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The World of Stonehenge July 23, 2010


Stonehenge (Wikimedia Commons)

The Henge Builders The Henge Builders: New discoveries inspire archaeologists to re-envision the culture that created Stonehenge
In 1856, American writer Nathaniel Hawthorne hired a carriage for a 10-mile journey from the rural town of Salisbury to Stonehenge. Of the great megaliths he wrote, "There never was a ruder thing made by mortal hands as if Nature and man had worked upon it with one consent, and so... all the stranger and more impressive from its rudeness."

Some 150 years later I'm following Hawthorne's route across Salisbury Plain, along a rough track that opens onto sweeping fields and skies. I can see Stonehenge less than a mile away, on a gently sloping spur, dwarfed by surrounding hills. There, massive blocks of sarsen sandstone rise 17 feet, encircling even larger sarsen stones and rings of bluestones up to eight feet high that had been transported more than 200 miles from the Preseli Hills in Wales. Scattered around the landscape are earthen mounds 12 or more feet high, covering the Bronze Age graves of people once thought to have built the mysterious monument.

Solstice at the Stones Solstice at the Stones: For Britain's modern-day pagans, sites like Stonehenge are sacred ground
I get my first glimpse of Stonehenge while mired in a five-mile traffic jam. It's just after midnight, a few hours before sunrise on summer solstice, the longest day of the year. From my car, I can see the familiar stones bathed in an eerie blue light that gives the venerable monument the feel of an empty film set--though it won't be empty for long. I'm one of 30,000 people hoping to see the sun rise over the stones.

Amesbury's Bronze Age Archer Amesbury's Bronze Age Archer
Well, it's a good headline for a tabloid newspaper!" said Andrew Fitzpatrick when asked about the "King of Stonehenge" rumors surrounding Britain's richest Early Bronze Age burial found in May near Amesbury, about three miles southeast of Stonehenge. "I plead guilty as charged of trailing [the moniker] to the newspapers," said Fitzpatrick, the project manager for Wessex Archaeology. "But this was clearly an elder in the community, perhaps even a king or tribal leader. He would have lived near Stonehenge and other great religious sites in the vicinity at about the time the stone circles were erected."

New Stones at Avebury
A new series of slabs at Avebury stone circle in western England, discovered under a farmer's field, probably formed a causeway linking the circle, or henge, to a contemporary burial site at Beckhampton, a mile to the southwest. University of Leicester and Southampton archaeologists now believe that the complex, whose main circle was last excavated in 1930, covered a much larger area than originally thought and was probably built in several stages. The existence of buried avenues was first suggested in the 1720s by the English antiquarian William Stukeley, although many dismissed his theories as guesswork.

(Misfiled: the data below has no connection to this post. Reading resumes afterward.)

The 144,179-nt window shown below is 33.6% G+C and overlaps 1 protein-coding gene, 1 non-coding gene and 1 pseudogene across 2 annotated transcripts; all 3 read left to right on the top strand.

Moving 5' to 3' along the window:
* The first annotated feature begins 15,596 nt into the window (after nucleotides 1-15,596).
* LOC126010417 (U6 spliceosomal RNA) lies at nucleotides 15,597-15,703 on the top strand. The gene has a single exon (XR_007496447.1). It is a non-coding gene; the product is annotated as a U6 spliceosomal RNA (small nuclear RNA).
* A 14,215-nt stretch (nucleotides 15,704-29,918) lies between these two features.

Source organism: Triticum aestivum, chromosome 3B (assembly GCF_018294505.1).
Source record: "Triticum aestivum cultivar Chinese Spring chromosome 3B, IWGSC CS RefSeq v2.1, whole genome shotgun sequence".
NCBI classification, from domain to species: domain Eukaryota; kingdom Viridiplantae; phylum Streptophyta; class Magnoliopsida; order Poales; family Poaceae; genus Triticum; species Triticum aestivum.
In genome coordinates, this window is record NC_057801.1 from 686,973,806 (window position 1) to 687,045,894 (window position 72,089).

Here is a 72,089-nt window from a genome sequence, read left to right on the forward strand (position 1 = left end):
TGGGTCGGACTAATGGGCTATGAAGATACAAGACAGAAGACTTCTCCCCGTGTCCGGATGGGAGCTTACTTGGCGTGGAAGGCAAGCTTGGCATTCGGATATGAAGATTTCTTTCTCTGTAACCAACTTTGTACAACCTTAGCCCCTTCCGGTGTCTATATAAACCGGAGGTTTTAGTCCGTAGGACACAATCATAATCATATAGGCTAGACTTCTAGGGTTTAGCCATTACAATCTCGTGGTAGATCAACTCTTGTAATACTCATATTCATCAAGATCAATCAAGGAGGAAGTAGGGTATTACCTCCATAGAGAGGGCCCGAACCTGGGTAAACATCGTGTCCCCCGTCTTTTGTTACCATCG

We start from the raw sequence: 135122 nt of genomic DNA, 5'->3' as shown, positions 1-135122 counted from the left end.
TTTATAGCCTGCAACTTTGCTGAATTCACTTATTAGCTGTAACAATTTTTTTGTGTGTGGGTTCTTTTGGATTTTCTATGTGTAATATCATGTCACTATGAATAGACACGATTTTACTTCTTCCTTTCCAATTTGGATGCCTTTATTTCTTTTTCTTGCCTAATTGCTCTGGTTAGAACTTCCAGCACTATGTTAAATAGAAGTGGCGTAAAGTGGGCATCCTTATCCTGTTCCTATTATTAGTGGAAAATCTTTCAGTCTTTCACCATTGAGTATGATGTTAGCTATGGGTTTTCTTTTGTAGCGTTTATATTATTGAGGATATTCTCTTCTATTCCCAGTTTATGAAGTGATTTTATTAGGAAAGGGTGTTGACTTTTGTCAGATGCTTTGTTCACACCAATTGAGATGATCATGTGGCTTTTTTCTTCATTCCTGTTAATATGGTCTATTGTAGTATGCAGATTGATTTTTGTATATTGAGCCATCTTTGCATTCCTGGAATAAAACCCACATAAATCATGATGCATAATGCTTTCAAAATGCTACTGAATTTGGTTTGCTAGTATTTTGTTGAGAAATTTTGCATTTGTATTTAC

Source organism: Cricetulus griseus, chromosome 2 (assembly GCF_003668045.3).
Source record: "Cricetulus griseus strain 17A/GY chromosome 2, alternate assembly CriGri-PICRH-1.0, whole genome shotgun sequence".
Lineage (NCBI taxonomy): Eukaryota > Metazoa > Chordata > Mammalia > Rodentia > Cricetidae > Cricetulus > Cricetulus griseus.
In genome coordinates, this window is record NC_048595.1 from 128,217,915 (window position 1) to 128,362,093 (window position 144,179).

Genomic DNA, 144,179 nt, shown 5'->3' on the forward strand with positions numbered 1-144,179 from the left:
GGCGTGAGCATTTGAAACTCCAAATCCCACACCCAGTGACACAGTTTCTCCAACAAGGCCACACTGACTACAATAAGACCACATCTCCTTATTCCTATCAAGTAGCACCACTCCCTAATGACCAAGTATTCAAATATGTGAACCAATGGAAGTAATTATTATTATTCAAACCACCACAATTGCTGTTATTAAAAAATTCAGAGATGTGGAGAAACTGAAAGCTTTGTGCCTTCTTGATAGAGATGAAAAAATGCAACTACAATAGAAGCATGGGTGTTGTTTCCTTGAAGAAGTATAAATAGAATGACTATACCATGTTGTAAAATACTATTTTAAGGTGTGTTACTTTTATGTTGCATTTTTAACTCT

The French Built Stonehenge?
A British scholar has claimed that Stonehenge, England's most famous prehistoric monument, was built by the French. Aubrey Burl, author of numerous books on prehistoric stone monuments, says that several design features and carvings on one of the stones show clear links to megalithic sites in Brittany. Burl's theory has aroused skepticism among his colleagues, who doubt any real connection between the 4,500-year-old Stonehenge and older Breton megaliths.

Beyond Stonhenge

New Wood Henge New Wood Henge
Remains of the largest timber henge ever found have been discovered at Stanton Drew, near Bristol, a site already famous for its three circles of standing stones. The new henge, detected during a magnetometer survey of the Great Circle, the largest of the stone monuments, has nine concentric rings of what look like postholes, each about three feet wide. The outermost ring is more than 300 feet in diameter, filling most of the area within the Great Circle, while the innermost ring is about 75 feet across. All told, there were probably between 400 and 500 posts.

Orkney's Neolithic Cathedral Orkney's Neolithic "Cathedral": The newly uncovered Structure 10
The Heart of Neolithic Orkney World Heritage Site, designated by UNESCO in 1999, includes a number of impressive monuments, such as Maeshowe, the largest chambered cairn on Orkney; the Standing Stones of Stenness, a henge monument 144 feet across; the Ring of Brodgar, another henge, 304 feet across and the third largest in Britain. These tightly clustered remains--Stenness and Brodgar are just a mile apart--are set on and near the Ness of Brodgar, a narrow strip of land separating Harray and Stenness lochs. It is a stunning setting. What more could you ask for?
Well, what they have is a huge, 5,000-year-old Neolithic complex.

Lismullin Henge, Tara, Ireland Lismullin Henge, Tara, Ireland
Early last year, archaeologists working on the route of a controversial highway near the village of Lismullin, Ireland, stumbled across a vast Iron Age ceremonial enclosure, or henge, surrounded by two concentric walls. The 2,000-year-old site is just over a mile from the Hill of Tara, traditional seat of the ancient Irish kings and site of St. Patrick's conversion of the Irish to Christianity in the fifth century A.D. The discovery of the massive henge, measuring more than 260 feet in diameter, confirms the long-held belief that the area around the hill contains a rich complex of monuments.